So, the first step in the modification journey for the 03 Discovery 2 starts with the Center Differential Locker (CDL). There is a lot of information in the forums, and it depends on who you listen to. There are two camps, one is the traction control (TC) works well and if driven right, nothing else is needed. The other camp is that looking at the Discovery line, in 04 Land Rover added the CDL back. CDL adds to the platform, making it more capable. The Discovery line has the ‘bits’ in the Transfer Case on the D2 from 1999 – 2001 and then was removed until 2004. However you can add it on as a mode fairly easily… this was my choice.
Here is the disassembly of the 2003 center console, it requires some work to get in there… including the drilling of rivets that hold the access cover on.
For this mod, I felt that I could have done it – HOWEVER – I went with Pikes Peak Rovers for the install. Having a professional do the work is piece of mind. For those that want to venture on into this mod, here is one of the best references.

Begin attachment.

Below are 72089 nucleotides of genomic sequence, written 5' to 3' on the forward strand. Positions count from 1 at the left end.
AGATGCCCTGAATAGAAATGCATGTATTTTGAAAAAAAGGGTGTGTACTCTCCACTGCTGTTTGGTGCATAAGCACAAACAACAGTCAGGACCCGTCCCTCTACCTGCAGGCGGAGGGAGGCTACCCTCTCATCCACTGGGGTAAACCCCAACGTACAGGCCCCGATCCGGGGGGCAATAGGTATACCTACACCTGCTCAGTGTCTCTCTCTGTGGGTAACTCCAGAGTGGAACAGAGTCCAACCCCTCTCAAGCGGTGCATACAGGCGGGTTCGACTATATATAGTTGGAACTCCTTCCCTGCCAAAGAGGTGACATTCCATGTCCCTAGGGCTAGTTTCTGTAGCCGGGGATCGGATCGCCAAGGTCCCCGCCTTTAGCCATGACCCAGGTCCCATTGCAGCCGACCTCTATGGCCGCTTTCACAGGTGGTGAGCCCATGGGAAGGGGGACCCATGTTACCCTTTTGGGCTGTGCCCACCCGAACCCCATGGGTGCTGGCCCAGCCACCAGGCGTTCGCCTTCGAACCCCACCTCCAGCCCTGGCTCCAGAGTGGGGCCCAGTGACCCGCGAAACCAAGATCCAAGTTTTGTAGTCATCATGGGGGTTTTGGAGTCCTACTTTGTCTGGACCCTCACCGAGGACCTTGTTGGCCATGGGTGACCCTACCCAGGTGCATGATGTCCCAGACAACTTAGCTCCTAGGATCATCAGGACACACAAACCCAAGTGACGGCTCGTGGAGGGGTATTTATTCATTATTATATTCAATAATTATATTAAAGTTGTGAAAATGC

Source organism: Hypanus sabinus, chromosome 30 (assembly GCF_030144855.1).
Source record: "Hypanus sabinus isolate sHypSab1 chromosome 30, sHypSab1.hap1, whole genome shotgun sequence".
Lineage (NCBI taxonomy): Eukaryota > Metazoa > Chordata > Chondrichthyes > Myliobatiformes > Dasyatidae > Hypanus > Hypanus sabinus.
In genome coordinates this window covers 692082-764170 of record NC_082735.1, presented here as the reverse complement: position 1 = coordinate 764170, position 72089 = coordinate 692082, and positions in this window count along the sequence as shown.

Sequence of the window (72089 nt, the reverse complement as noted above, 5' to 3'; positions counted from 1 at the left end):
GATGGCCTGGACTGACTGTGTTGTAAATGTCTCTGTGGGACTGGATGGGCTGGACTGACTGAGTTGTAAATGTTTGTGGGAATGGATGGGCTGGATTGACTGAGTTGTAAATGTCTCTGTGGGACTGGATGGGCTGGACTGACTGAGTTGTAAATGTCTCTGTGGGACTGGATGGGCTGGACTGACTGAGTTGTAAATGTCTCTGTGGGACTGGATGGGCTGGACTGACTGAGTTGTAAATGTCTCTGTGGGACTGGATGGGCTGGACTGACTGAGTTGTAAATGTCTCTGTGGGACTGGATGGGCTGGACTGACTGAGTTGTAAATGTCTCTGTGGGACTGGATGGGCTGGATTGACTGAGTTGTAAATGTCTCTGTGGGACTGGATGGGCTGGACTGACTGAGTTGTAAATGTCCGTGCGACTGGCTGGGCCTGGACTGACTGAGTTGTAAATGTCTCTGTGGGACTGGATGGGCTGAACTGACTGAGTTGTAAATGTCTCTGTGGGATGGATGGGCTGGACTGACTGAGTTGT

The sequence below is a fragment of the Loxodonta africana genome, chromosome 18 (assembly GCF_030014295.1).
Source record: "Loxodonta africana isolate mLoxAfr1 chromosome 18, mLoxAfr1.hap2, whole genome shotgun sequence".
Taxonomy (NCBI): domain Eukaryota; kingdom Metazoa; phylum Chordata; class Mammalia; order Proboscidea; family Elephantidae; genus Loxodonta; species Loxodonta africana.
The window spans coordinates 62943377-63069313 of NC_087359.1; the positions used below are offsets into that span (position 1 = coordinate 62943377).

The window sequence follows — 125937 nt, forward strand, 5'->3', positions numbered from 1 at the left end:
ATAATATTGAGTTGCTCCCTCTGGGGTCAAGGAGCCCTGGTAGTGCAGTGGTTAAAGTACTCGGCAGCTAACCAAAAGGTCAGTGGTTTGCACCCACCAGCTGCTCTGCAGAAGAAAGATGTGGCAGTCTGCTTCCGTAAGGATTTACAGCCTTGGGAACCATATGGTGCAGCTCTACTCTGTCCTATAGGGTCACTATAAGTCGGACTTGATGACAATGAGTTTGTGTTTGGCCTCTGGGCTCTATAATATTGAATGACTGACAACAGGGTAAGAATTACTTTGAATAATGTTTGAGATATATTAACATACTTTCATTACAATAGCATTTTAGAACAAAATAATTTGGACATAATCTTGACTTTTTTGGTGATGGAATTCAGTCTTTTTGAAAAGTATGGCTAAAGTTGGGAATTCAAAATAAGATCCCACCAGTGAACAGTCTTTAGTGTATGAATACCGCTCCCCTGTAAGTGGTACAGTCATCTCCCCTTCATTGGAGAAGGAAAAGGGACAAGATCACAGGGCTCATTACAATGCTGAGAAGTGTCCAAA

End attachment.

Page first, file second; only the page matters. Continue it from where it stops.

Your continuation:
More shots of the work getting done:
And the final product was very well done, Eric at Pikes Peak Rovers did a great job. I have to say that I am very happy with the outcome.
So a couple of words, first off this mod could potentially save you out on the trail from being stranded. If either of the differentials were to fail, with CDL you can limp home – remove your driveshaft of the affected axle and drive home. Without CDL you will have to be towed off the trail 😦 So this is worth the mod in my opinion, especially knowing that the Discovery 2 differentials are a weak point. Now if that was not enough, then perhaps the added capability will make the difference, with this mod the Discovery 2 will climb and push through most obstacles, making it one of the most capable off-road platforms on the trail at a fraction of the cost of similar vehicles.
Now to the important part… COST
- D1 transfer case front – 100.00
- D1 shifter – 75.00
- Installation – 600.00 (7hrs @ 85.00/hour)
- TOTAL: 775.00
Hope you found this interesting and useful… next time will be to address the LR differentials.